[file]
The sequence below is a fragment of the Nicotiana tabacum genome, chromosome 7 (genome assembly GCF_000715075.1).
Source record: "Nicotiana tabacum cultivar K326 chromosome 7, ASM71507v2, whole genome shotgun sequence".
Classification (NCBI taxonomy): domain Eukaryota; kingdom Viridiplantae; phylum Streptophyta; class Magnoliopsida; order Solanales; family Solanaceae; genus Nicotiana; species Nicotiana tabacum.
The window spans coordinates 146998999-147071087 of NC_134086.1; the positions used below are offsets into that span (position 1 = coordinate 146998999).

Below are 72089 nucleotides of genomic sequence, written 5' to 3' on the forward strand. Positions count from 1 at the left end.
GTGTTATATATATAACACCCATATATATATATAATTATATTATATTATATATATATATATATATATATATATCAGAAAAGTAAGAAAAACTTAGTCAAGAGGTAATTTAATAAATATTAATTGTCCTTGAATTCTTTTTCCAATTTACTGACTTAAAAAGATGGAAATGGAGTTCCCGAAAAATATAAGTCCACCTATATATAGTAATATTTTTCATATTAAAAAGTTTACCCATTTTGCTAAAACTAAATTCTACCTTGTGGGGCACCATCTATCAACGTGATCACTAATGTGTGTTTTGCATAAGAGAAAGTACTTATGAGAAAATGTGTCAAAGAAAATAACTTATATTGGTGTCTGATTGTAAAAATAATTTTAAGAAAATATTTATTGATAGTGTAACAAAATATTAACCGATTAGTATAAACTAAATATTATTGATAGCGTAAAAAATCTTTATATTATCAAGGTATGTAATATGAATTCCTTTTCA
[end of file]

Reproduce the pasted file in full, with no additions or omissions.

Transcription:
The sequence below is a fragment of the Nicotiana tabacum genome, chromosome 7 (genome assembly GCF_000715075.1).
Source record: "Nicotiana tabacum cultivar K326 chromosome 7, ASM71507v2, whole genome shotgun sequence".
Classification (NCBI taxonomy): domain Eukaryota; kingdom Viridiplantae; phylum Streptophyta; class Magnoliopsida; order Solanales; family Solanaceae; genus Nicotiana; species Nicotiana tabacum.
The window spans coordinates 146998999-147071087 of NC_134086.1; the positions used below are offsets into that span (position 1 = coordinate 146998999).

Below are 72089 nucleotides of genomic sequence, written 5' to 3' on the forward strand. Positions count from 1 at the left end.
GTGTTATATATATAACACCCATATATATATATAATTATATTATATTATATATATATATATATATATATATATCAGAAAAGTAAGAAAAACTTAGTCAAGAGGTAATTTAATAAATATTAATTGTCCTTGAATTCTTTTTCCAATTTACTGACTTAAAAAGATGGAAATGGAGTTCCCGAAAAATATAAGTCCACCTATATATAGTAATATTTTTCATATTAAAAAGTTTACCCATTTTGCTAAAACTAAATTCTACCTTGTGGGGCACCATCTATCAACGTGATCACTAATGTGTGTTTTGCATAAGAGAAAGTACTTATGAGAAAATGTGTCAAAGAAAATAACTTATATTGGTGTCTGATTGTAAAAATAATTTTAAGAAAATATTTATTGATAGTGTAACAAAATATTAACCGATTAGTATAAACTAAATATTATTGATAGCGTAAAAAATCTTTATATTATCAAGGTATGTAATATGAATTCCTTTTCA